Amir Douglas

Ph.D. Student in Africana Studies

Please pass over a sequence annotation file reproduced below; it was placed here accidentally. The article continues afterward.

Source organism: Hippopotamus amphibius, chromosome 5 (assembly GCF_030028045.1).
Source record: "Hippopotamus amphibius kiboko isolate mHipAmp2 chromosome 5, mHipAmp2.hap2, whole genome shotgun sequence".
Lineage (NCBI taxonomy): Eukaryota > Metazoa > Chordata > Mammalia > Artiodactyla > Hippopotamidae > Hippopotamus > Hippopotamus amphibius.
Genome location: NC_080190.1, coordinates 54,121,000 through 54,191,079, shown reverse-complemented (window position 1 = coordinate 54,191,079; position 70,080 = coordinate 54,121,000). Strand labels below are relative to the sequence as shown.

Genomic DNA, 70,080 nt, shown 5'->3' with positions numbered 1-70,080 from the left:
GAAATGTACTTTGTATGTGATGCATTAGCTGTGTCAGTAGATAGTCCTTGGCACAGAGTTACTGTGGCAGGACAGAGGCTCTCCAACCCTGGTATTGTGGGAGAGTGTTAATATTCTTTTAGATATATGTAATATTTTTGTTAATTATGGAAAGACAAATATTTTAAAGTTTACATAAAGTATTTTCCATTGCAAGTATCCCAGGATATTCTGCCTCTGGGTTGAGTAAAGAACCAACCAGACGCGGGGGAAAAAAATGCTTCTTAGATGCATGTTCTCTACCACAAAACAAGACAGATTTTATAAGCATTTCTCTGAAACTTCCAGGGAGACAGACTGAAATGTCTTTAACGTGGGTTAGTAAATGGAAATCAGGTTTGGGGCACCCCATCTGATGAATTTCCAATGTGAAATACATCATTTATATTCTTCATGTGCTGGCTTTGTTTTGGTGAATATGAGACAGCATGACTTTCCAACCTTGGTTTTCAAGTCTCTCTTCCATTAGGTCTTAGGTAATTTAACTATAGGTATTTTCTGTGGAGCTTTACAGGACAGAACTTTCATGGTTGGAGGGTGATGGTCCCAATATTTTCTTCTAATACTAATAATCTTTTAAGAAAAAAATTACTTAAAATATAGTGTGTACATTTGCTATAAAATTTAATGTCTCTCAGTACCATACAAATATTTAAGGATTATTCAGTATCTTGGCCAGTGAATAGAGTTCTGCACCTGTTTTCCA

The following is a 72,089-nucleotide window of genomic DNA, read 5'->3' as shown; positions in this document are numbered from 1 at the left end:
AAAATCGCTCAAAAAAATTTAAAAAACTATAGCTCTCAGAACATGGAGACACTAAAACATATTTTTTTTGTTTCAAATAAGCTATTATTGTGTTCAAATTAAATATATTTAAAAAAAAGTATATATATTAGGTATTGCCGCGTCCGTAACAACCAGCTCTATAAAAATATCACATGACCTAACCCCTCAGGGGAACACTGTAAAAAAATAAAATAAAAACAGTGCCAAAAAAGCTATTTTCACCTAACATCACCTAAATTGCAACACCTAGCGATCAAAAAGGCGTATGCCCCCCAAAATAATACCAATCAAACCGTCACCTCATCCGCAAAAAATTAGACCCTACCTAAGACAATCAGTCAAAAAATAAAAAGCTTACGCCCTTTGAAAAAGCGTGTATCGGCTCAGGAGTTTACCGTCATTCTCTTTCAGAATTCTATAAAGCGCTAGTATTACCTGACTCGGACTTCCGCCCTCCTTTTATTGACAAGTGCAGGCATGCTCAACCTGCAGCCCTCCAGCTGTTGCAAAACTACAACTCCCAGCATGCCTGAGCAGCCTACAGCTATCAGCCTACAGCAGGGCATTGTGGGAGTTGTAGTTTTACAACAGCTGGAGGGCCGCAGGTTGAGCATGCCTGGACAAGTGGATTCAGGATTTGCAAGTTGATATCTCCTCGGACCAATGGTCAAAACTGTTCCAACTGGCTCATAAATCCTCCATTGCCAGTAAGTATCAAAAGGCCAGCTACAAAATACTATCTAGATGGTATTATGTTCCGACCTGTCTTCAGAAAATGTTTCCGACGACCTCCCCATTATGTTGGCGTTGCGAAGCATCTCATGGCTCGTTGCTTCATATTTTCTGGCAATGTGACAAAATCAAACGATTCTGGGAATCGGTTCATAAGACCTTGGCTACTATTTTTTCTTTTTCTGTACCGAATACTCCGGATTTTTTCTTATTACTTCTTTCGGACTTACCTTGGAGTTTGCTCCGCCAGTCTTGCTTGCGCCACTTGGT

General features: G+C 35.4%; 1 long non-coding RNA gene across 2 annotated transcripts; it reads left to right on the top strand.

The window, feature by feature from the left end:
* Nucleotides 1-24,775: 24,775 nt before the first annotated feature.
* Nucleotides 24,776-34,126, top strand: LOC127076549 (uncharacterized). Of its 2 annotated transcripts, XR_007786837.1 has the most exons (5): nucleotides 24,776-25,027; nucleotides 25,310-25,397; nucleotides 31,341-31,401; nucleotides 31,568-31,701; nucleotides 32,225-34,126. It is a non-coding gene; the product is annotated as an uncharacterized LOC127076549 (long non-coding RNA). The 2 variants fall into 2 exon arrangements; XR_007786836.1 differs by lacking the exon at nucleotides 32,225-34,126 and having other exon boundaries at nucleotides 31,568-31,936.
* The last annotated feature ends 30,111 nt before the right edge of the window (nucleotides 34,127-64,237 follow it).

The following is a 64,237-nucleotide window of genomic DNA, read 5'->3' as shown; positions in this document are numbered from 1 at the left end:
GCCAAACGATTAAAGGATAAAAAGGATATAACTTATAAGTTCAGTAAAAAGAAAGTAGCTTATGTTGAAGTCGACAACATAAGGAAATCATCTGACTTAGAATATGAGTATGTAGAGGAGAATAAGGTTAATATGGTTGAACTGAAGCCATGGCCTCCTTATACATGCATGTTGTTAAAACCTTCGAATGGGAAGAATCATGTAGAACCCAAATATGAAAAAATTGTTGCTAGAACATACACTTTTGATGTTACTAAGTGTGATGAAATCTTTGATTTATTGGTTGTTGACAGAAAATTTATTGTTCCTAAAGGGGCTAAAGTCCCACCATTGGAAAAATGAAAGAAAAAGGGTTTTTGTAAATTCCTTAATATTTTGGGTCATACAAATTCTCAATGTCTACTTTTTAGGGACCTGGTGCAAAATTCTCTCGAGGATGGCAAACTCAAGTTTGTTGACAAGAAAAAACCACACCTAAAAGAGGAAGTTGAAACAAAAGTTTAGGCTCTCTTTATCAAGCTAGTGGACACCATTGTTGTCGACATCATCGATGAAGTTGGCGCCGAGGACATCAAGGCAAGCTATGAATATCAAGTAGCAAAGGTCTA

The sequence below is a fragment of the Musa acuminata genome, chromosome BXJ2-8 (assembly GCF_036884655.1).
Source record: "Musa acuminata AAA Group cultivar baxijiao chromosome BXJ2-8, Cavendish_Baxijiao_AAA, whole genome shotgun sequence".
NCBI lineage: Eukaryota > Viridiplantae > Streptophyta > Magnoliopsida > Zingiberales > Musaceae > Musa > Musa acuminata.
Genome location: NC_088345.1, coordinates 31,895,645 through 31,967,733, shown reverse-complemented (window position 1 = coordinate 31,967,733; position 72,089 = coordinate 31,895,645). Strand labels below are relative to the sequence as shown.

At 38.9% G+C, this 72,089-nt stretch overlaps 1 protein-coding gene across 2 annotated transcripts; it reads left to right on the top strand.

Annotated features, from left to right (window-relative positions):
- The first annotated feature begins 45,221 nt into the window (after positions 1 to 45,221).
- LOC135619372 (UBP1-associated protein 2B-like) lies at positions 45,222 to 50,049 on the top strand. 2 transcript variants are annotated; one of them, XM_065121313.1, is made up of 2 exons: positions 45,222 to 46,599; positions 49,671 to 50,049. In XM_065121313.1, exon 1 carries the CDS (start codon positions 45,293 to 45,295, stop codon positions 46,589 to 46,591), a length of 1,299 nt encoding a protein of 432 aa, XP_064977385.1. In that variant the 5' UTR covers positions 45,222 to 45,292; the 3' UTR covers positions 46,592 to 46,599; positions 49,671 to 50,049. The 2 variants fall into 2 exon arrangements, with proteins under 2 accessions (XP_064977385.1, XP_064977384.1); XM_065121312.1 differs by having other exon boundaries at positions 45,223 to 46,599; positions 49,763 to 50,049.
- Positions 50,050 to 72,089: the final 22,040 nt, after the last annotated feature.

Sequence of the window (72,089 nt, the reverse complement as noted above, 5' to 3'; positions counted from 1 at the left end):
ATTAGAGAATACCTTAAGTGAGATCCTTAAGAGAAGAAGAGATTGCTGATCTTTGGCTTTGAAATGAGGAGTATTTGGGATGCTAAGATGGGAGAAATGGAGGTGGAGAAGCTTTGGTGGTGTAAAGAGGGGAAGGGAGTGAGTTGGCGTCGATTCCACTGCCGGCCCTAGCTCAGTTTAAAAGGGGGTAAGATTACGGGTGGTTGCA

Amir Douglas is a doctoral candidate in the Department of Africana Studies at Cornell University. He is originally from Newark, NJ. During his undergraduate studies at Hampshire College, he skillfully crafted an academic concentration that integrated several fields of study—specifically Africana Studies, American Studies, and Ethnomusicology. His research explores the sounds of black activism and intellectual traditions in literary and musical forms as a site for black liberation discourse and response. His undergraduate thesis: “Black Feminist Sonic Consciousness,” focuses on how Nina Simone’s three notable performances forged emotive stages of anger, sorrow, and rage when she addressed race and gender injustice through her musical performances and unscripted dialogue. He asserts that black performance in speech and music constitutes another form of source material for discourses emerging from black thought and black feminism. He is also an alum of the Institute for the Recruitment of Teachers (IRT)